Today we’ll look at the science and history that allows us to enjoy color in film.
What is Color?
Our Journey begins with the simplest of questions. What is this phenomenon called “color”? This question baffled people for ages.
It wasn’t until 1666 when a young Isaac Newton first began experimenting with optics that we began to think of color as a function of light. Color is really our psychological reaction to a very narrow band of electromagnetic spectrum which we call light – from the red on the low end of the spectrum through orange, yellow, green, blue, indigo and violet at the high end.
Through his experiments Isaac Newton discovered that you could combine all the colors light together to create white light. From his experiments he devised the world’s first color circle, using seven colors like the seven notes of a musical scale.
It turns out you only need three primary colors to create white or any perceivable color. This trichromatic theory was first put forward by Thomas Young in 1802 and refined by and Herman vonn Helmholtz in the 1850s. The Young-Helmholtz theory postulated that human retina was made of cones that were responsive to only three colors of light – red, yellow and blue (later revised to red, green, and blue).
But the Young-Helmholtz Theory (though mostly correct) was based on scientific reasoning not experimental evidence. Their theory would be refined in 1850s by one of the greatest scientists of all time James Clerk Maxwell. Maxwell is famous for unifying electricity, magnetism and light into one field of study -electromagnetism, one branch of science which would set the stage for Albert Einstein and his Theories of Relativity in the 20th century.
But before he did that, Maxwell was interested in color. In his 1855 paper, Experiments on Colour, Maxwell used spinning tops to demonstrate that validity of the Young Helmholtz theory, refining the primary colors to Red, Green and Blue.
In 1861, with the help of Thomas Sutton, the inventor of the Single Lens Reflex camera or SLR, Maxwell applied his theory to photography, shooting a tartan ribbon with a black and white camera three times, once using a red filter, a green filter, and a blue filter. Combining the color separations back together, Maxwell and Sutton created the world’s very first permanent color photograph which would become the basis for all color photography to come.
The Prequel to Color Film
Though Maxwell had demonstrated the principles of color photography in 1861, it would take a long time before capturing naturalistic colors could be employed in the motion picture industry. But that didn’t stop the early filmmakers from adding color back in after the fact.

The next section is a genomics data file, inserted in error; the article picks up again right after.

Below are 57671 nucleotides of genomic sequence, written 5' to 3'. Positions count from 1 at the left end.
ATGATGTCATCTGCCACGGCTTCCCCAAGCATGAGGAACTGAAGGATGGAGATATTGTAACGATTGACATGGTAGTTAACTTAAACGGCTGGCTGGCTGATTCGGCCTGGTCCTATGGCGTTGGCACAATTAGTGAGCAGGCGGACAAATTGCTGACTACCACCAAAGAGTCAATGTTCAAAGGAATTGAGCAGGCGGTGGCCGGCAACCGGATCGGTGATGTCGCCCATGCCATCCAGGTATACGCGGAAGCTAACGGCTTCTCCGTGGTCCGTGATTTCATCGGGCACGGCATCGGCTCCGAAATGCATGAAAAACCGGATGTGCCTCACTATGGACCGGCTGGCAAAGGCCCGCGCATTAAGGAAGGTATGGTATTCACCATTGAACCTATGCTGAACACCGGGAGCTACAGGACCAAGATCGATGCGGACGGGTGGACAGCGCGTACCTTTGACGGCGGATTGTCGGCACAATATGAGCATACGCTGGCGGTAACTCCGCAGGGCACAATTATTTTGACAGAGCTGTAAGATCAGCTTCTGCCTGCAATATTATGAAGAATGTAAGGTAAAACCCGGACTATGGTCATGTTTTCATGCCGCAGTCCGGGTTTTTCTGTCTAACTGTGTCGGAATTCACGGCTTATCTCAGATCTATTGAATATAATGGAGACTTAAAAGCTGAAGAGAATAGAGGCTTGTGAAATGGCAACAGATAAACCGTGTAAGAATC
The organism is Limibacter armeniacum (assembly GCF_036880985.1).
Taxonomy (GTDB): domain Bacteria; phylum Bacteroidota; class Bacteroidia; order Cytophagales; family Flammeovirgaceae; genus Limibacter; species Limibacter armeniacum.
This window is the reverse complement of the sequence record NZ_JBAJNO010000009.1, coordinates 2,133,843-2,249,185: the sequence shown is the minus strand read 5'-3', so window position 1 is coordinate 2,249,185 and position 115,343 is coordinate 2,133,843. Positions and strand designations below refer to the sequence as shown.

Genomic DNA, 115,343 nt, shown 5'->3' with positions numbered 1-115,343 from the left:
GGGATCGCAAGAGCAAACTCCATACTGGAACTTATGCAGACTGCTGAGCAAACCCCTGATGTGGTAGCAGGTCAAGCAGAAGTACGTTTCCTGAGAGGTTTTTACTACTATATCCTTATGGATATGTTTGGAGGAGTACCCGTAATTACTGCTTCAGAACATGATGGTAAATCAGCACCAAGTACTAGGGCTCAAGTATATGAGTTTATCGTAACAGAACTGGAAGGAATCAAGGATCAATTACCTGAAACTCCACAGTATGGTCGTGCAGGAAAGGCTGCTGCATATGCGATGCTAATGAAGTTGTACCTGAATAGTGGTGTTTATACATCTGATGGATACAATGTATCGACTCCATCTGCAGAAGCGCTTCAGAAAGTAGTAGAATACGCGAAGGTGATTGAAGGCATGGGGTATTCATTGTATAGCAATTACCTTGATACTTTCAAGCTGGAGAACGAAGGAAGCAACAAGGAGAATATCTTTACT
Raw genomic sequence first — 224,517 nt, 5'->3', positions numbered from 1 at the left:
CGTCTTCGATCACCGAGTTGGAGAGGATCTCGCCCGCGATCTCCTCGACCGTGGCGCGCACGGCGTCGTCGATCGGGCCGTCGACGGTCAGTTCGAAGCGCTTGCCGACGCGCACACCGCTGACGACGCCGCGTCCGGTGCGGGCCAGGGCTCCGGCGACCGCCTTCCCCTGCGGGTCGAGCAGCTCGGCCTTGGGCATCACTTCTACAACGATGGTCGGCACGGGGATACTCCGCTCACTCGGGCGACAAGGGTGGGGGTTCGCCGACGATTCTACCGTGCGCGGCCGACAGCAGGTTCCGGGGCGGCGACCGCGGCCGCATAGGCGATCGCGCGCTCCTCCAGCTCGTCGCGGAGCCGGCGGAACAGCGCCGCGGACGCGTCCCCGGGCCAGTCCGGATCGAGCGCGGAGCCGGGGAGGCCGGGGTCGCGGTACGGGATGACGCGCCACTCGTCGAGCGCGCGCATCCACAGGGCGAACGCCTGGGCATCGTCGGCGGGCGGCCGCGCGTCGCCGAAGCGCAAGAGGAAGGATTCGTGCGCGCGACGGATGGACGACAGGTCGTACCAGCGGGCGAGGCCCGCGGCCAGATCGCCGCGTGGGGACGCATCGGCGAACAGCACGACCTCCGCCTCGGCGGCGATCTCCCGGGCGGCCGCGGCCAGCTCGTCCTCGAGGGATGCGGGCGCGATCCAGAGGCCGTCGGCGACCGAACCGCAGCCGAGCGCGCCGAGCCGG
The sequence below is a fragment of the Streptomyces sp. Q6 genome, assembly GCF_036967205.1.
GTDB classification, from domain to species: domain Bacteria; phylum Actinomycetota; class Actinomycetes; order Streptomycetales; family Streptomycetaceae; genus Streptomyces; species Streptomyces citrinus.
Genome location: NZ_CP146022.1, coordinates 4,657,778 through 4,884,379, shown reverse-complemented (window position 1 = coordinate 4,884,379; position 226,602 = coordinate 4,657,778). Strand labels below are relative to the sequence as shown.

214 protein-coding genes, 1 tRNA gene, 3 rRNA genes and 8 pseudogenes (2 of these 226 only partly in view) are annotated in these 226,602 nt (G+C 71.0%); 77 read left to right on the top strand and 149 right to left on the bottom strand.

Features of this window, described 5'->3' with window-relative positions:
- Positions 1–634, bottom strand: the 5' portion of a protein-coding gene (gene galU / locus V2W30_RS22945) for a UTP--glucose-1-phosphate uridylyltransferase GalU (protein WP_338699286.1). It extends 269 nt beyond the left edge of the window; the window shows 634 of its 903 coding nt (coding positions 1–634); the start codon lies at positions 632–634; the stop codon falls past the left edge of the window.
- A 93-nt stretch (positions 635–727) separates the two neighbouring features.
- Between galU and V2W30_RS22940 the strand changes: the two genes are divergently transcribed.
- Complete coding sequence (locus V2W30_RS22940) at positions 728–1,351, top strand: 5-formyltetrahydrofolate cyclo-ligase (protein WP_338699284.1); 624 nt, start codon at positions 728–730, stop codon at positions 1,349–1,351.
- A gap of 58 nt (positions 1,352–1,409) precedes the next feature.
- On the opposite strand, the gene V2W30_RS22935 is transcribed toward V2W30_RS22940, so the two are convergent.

Hand Tinting was a widely practiced technique of painting colors onto the film itself. During the early days of motion pictures, where features lasted only 10 minutes or so, it was economically viable – in fact Georges Melies employed 21 women to hand tint his films frame by frame.
As the demand for film became greater and greater, Charles Pathe mechanized the process of coloring film in France using a stencil process he called Pathecolor. By 1910, Pathe employed 400 women in his factory.
As film became an international mass media industry, even stencils could not meet the demands of production. Filmmakers began using bath processes to tint and tone their films. Tinting involved putting the film in a bath of dye – this would turn the entire frame a particular color. Toning on the other hand only colored the dark parts of the frame by chemically converting the silver in the film to colored silver salts
Some filmmakers like D.W. Griffith used the tinting and toning to enhance emotional mood of the film but often times, labs would just apply colored dyes based on the scene location or even just randomly. In 1920s, 80 to 90 percent of all American films were using some form of tinting or toning.
But these bath processed caused problems once sound was introduced in 1927 and printed as an optical track that ran along the film. Pre tinted film stock was created to solve this problem but it saw little use as more naturalistic ways of creating color were starting to become popular.
There are two methods of creating color: The Additive system is where primary colored lights are added together – when equally mixed, they create white light. This is the process used right now as you are watching this video – your screen is made up of tiny red green and blue pixels that when seen from afar, combine to create color.
The other system is the Subtractive system where primary colors (Cyan, Magenta and Yellow) are subtracted from white light to create colors and when all equally and fully subtracted create black.
Both additive and subtractive color were used to create color photography.
The first major venture into capturing color naturally in motion picture came in 1908 with Charles Urban and the Natural Color Kinematograph Company. The Kinemacolor system, invented by George Albert Smith was a sequential two color additive process
In the camera, one frame would be captured with a red filter and the next frame with a green filter and back and forth. When played back with a projector with a red green filter fly wheel, the red and green sequential images would “add” together because of our persistence of vision. The result was a surprising good color image despite being only a two color system.